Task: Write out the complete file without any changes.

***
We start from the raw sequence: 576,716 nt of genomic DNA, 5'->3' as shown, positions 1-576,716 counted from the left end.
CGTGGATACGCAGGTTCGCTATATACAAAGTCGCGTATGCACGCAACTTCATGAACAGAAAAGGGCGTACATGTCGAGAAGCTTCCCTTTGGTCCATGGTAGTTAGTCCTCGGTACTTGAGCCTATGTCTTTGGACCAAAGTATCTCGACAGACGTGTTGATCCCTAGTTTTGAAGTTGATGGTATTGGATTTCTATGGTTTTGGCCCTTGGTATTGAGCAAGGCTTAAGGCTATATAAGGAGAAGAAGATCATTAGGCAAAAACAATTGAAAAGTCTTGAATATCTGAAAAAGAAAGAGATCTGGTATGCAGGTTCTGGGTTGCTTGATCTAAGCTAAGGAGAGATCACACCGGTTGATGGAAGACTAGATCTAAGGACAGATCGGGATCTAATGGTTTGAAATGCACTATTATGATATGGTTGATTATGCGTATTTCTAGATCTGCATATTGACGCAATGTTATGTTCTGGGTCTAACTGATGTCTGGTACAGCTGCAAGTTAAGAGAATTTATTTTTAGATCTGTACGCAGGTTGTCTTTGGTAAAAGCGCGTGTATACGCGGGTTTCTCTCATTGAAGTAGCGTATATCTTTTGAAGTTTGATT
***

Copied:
We start from the raw sequence: 576,716 nt of genomic DNA, 5'->3' as shown, positions 1-576,716 counted from the left end.
CGTGGATACGCAGGTTCGCTATATACAAAGTCGCGTATGCACGCAACTTCATGAACAGAAAAGGGCGTACATGTCGAGAAGCTTCCCTTTGGTCCATGGTAGTTAGTCCTCGGTACTTGAGCCTATGTCTTTGGACCAAAGTATCTCGACAGACGTGTTGATCCCTAGTTTTGAAGTTGATGGTATTGGATTTCTATGGTTTTGGCCCTTGGTATTGAGCAAGGCTTAAGGCTATATAAGGAGAAGAAGATCATTAGGCAAAAACAATTGAAAAGTCTTGAATATCTGAAAAAGAAAGAGATCTGGTATGCAGGTTCTGGGTTGCTTGATCTAAGCTAAGGAGAGATCACACCGGTTGATGGAAGACTAGATCTAAGGACAGATCGGGATCTAATGGTTTGAAATGCACTATTATGATATGGTTGATTATGCGTATTTCTAGATCTGCATATTGACGCAATGTTATGTTCTGGGTCTAACTGATGTCTGGTACAGCTGCAAGTTAAGAGAATTTATTTTTAGATCTGTACGCAGGTTGTCTTTGGTAAAAGCGCGTGTATACGCGGGTTTCTCTCATTGAAGTAGCGTATATCTTTTGAAGTTTGATT